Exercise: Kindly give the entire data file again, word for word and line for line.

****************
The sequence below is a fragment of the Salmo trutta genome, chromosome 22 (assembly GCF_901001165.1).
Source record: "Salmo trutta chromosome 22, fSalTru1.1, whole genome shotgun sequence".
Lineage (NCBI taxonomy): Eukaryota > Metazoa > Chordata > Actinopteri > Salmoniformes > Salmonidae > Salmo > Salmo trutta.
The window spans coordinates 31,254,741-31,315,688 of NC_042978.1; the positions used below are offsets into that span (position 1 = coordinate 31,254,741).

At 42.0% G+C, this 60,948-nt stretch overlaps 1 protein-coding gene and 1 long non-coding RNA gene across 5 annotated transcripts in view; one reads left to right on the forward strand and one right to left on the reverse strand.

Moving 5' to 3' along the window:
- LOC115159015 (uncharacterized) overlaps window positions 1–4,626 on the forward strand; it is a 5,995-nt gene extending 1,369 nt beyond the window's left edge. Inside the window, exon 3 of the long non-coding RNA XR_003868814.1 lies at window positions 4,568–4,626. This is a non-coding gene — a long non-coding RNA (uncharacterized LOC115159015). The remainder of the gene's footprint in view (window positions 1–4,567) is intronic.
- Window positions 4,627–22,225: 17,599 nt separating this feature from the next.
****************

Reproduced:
The sequence below is a fragment of the Salmo trutta genome, chromosome 22 (assembly GCF_901001165.1).
Source record: "Salmo trutta chromosome 22, fSalTru1.1, whole genome shotgun sequence".
Lineage (NCBI taxonomy): Eukaryota > Metazoa > Chordata > Actinopteri > Salmoniformes > Salmonidae > Salmo > Salmo trutta.
The window spans coordinates 31,254,741-31,315,688 of NC_042978.1; the positions used below are offsets into that span (position 1 = coordinate 31,254,741).

At 42.0% G+C, this 60,948-nt stretch overlaps 1 protein-coding gene and 1 long non-coding RNA gene across 5 annotated transcripts in view; one reads left to right on the forward strand and one right to left on the reverse strand.

Moving 5' to 3' along the window:
- LOC115159015 (uncharacterized) overlaps window positions 1–4,626 on the forward strand; it is a 5,995-nt gene extending 1,369 nt beyond the window's left edge. Inside the window, exon 3 of the long non-coding RNA XR_003868814.1 lies at window positions 4,568–4,626. This is a non-coding gene — a long non-coding RNA (uncharacterized LOC115159015). The remainder of the gene's footprint in view (window positions 1–4,567) is intronic.
- Window positions 4,627–22,225: 17,599 nt separating this feature from the next.